King Lab David G. King

Department of Anatomy (School of Medicine) &
Department of Zoology (College of Science)
     B.S., Biological Science, Purdue, 1970
     Ph.D., Neuroscience, UCSD, 1975
     NIH Postdoctoral Fellow , Yale, 1976-77

Evolutionary Genetics
Current Research (1999):  Selection for Mutability

Dr. David King teaches cell and tissue structure in the School of Medicine and evolutionary biology in the College of Science.  He is currently investigating the role of mutation in the regulatory function of repetitive DNA.  Although he began his research career examining nerve cells with an electron microscope, his interest in the cellular basis for behavior eventually led him to study genetics as well.  A postdoctoral fellowship provided an opportunity for him to practice microscopy with the laboratory fruit fly Drosophila melanogaster, an animal well-suited for research into fundamental principles of heredity.  He continued working with fruit flies after coming to SIUC in 1978, where he also studied many other fly species collected from the diverse natural areas of southern Illinois.

The intricate cellular anatomy that Dr. King observed in various flies inspired him to wonder how such complexity could evolve.  [Patterns of Axon Diameter, figure.]  Evolutionary change occurs when natural selection favors some genetic variants over others, with raw variation supplied by mutation.  For many years, most biologists have believed that all mutations originate as accidents or mistakes when DNA molecules are copied.  However, the successful evolution of structures as complex as the nervous system may require a somewhat more orderly process for generating hereditary variation.  Reasoning from a hypothesis that some cellular mechanisms for causing mutations might themselves be shaped by evolution, Dr. King and his colleagues have proposed a functional explanation for a significant but puzzling feature of the genetic material.

A surprisingly large proportion of DNA consists of tracts in which nucleotides (the "letters" of the genetic code) form a short sequence that repeats over and over in tandem (e.g., CAGCAGCAG...).  Unlike familiar nonrepetitive genes which mutate only rarely, these repeating tracts experience frequent alterations.  Such repetitive and mutable DNA is often described as genetic "junk" that serves no useful purpose.  Sometimes repeating DNA tracts can even be harmful.  For example, several hereditary neurological disorders, including Huntington's disease, spinocerebellar ataxia, fragile-X syndrome, and myotonic dystrophy, are all caused by excessive repetition of DNA triplets.  But if repeating tracts can be so troublesome, why are they so common? By the mid-1990s, researchers had learned that the number of repetitions in repeating tracts could influence the activity of associated genes.  However, this new knowledge only deepened the mystery.  Why should a function as critical as gene regulation be so often linked to mutation-prone tracts of repetitive DNA?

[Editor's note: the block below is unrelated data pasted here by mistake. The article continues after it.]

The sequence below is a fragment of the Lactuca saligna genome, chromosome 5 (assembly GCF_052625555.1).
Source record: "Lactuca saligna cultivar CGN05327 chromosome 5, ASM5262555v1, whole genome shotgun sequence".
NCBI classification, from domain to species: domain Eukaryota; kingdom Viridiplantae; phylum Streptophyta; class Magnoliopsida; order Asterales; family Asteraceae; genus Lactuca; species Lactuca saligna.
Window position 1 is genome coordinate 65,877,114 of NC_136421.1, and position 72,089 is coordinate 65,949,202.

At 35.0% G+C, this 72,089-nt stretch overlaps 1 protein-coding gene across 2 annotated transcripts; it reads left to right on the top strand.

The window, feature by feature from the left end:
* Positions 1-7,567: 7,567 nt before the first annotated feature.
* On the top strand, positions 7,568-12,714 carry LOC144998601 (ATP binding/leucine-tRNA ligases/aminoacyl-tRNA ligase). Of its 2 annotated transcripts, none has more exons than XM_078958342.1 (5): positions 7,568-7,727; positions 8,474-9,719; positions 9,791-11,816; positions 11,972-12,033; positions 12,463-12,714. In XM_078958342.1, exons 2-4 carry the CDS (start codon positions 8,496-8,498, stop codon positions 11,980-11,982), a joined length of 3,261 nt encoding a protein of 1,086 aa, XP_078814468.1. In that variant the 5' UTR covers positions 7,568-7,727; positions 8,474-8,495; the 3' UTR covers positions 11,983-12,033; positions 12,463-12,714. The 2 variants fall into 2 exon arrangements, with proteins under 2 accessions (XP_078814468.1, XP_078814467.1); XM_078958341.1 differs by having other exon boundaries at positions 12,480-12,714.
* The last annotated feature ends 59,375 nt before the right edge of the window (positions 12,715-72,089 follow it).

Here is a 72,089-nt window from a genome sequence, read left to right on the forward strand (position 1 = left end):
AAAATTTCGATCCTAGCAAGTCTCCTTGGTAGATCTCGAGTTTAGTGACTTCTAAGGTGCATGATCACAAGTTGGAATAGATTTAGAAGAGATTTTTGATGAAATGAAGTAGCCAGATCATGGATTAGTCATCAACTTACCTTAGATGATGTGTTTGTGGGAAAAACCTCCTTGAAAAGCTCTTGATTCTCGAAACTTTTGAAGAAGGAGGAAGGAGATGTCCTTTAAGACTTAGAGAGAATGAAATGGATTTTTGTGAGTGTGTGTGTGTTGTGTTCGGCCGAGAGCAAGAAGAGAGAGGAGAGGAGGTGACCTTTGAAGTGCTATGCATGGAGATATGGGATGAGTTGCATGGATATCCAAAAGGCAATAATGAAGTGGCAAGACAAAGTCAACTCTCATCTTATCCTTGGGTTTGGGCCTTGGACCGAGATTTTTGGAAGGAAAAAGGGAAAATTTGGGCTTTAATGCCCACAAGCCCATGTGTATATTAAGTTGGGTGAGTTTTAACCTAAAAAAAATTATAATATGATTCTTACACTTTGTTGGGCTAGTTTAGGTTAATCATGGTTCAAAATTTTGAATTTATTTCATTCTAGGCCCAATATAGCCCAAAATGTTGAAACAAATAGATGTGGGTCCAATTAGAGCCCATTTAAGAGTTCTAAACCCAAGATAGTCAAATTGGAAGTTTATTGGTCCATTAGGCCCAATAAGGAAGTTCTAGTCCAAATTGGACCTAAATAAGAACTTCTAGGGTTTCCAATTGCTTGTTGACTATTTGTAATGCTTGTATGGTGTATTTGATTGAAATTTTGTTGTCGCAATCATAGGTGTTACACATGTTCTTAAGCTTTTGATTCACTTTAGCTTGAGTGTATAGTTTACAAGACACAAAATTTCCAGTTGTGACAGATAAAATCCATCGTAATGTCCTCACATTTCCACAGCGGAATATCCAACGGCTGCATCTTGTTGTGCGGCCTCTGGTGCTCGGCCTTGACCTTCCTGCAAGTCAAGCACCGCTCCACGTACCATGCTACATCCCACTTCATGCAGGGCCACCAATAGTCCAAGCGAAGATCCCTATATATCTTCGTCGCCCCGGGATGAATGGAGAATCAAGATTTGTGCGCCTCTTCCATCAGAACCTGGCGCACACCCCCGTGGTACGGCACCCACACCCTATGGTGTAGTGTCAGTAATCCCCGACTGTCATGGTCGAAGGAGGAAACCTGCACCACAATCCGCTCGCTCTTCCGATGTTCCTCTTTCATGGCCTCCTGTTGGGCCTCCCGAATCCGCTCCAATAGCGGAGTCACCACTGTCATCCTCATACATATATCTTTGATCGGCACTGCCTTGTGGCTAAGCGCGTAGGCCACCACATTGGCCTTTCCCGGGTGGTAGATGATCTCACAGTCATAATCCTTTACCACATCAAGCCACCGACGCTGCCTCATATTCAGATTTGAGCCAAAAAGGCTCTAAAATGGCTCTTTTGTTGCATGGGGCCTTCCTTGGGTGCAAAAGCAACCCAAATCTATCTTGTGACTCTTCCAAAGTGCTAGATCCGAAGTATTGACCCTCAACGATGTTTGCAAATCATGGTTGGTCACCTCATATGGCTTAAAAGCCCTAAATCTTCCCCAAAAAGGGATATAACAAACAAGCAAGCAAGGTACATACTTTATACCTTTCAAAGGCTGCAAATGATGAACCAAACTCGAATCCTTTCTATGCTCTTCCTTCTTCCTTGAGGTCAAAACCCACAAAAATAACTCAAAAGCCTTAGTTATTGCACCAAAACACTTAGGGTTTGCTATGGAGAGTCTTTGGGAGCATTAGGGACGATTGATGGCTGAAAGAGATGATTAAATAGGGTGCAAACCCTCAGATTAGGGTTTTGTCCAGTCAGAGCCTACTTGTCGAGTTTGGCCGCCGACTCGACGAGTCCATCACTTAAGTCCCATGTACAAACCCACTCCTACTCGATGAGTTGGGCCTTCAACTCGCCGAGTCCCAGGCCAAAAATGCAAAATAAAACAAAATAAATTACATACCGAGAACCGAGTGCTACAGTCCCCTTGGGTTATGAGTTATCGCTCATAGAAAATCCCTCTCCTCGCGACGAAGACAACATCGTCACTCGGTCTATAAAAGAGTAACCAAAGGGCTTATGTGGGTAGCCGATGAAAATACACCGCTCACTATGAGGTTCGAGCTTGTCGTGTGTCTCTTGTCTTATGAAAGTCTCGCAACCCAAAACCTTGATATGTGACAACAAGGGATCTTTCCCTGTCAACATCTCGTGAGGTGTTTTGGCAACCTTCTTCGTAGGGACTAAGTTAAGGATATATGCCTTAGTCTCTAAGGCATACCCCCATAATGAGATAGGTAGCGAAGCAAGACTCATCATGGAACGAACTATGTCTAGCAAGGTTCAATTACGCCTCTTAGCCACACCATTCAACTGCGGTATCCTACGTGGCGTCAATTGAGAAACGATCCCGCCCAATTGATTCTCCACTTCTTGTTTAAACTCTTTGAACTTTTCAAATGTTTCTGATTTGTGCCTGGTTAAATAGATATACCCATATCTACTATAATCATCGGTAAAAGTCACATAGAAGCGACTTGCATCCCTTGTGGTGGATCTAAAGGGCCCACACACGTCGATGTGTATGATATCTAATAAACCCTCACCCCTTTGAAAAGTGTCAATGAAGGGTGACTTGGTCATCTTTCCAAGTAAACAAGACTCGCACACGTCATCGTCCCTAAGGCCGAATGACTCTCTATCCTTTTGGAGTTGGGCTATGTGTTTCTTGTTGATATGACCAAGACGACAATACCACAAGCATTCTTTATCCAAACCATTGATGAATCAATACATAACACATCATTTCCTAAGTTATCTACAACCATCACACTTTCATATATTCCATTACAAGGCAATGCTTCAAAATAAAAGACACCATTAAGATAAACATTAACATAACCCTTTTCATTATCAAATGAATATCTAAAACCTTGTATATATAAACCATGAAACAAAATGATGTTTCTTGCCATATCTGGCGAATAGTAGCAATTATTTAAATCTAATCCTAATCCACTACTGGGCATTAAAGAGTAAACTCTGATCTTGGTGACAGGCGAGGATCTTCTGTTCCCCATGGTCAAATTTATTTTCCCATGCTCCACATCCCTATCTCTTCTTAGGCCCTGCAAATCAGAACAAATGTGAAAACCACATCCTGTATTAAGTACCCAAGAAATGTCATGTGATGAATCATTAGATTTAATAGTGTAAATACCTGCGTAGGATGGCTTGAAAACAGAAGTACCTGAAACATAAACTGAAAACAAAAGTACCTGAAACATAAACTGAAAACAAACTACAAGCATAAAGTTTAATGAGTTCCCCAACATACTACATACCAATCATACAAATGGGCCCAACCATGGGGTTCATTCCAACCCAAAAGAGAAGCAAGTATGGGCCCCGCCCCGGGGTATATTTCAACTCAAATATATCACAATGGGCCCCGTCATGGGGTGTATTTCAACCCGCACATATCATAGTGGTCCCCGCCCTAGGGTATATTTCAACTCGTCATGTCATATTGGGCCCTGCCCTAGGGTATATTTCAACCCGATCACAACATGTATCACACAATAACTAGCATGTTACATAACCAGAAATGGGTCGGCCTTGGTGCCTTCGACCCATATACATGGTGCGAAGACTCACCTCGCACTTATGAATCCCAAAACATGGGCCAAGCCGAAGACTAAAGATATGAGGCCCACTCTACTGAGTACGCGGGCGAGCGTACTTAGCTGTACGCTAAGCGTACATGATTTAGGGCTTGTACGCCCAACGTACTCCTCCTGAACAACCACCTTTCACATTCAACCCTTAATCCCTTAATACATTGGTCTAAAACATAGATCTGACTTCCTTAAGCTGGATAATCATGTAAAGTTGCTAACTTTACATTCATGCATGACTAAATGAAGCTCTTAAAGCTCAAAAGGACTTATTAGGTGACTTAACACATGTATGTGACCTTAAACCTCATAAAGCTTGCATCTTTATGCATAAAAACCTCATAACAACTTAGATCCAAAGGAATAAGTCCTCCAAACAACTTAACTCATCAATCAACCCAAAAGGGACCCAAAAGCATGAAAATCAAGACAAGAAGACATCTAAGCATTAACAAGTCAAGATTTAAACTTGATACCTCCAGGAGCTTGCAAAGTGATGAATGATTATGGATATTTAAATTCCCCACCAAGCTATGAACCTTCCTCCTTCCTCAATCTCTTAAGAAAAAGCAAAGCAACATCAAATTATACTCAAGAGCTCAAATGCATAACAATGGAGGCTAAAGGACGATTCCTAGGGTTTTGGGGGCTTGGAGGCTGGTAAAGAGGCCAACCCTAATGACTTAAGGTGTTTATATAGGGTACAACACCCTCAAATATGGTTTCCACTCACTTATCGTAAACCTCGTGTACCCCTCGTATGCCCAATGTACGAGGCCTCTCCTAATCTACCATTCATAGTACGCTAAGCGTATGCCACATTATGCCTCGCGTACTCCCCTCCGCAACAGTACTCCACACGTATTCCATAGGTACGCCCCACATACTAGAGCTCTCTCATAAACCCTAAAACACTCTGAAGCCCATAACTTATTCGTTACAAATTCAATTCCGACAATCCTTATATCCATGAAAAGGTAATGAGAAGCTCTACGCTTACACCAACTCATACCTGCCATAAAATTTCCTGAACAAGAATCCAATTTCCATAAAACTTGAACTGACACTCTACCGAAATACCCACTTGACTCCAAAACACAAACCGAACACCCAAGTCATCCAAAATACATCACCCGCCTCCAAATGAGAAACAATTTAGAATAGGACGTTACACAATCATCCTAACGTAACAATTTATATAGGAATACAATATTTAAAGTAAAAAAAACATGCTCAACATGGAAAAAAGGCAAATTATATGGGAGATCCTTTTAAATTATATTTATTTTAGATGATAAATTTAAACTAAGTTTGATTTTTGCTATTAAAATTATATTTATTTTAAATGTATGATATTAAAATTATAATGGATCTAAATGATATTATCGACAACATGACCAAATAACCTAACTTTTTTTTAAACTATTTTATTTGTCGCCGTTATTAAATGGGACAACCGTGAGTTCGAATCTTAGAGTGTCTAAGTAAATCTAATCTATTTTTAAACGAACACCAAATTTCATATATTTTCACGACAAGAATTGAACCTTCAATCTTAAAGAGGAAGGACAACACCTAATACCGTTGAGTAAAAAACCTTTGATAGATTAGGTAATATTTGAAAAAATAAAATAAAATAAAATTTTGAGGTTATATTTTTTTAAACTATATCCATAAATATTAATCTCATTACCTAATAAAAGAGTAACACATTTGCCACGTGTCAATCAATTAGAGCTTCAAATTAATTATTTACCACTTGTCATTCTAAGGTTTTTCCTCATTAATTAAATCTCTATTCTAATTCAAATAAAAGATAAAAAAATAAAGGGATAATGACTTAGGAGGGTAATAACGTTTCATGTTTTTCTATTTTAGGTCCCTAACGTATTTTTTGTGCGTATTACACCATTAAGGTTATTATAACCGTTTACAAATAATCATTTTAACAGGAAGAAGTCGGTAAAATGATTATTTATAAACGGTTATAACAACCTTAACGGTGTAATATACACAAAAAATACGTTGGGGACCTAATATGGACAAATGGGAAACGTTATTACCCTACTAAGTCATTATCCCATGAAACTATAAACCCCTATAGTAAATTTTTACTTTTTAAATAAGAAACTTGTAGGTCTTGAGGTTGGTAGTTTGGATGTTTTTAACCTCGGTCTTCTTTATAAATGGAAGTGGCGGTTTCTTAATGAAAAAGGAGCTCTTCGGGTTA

Dr. King surmised that mutability might actually be an advantageous function for repeating tracts.  Special properties of repetitive DNA promote mutations whose typical effects are small.  The resulting genetic variation can help a population adapt in a variable and uncertain world.  In effect, a repeating DNA tract acts like an adjustable "tuning knob".   [Tuning Knobs, figure and abstract.]  It allows a relatively efficient process of trial-and-error "twiddling" to find just the right setting for a hereditary trait.  Frequent mutations in repeating tracts might thus be evolutionarily useful, even though they cause disease in some unlucky individuals when a knob receives too large a twist, all at once.

According to modern evolutionary theory, particular mutations happen at random with respect to possible future needs of a species.  Indeed, mutations often cause harm.  Similarly, scattered seeds fall by chance and often land in places where they cannot grow.  But just as seeds can be formed with clever contrivances like wings or hooks to assure their wide dissemination and increase the odds that some will be successful, so also genes can be shaped to mutate in ways which increase the likelihood of beneficial outcome.

Dr. King is currently employing computer simulations to explore circumstances under which mutability can be favored by natural selection.  [Mutational Landscape, figure and abstract.]  He is optimistic that further understanding of mutation will illuminate the cellular processes by which genes inform complex patterns of behavior and biological organization, from the precise instincts of flies to the versatile human brain.

Also see: Comparative neurobiology    2006 essay   /  1997 essay

Further Reading  

King homepage

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Last updated:  1 December 2006 / dgk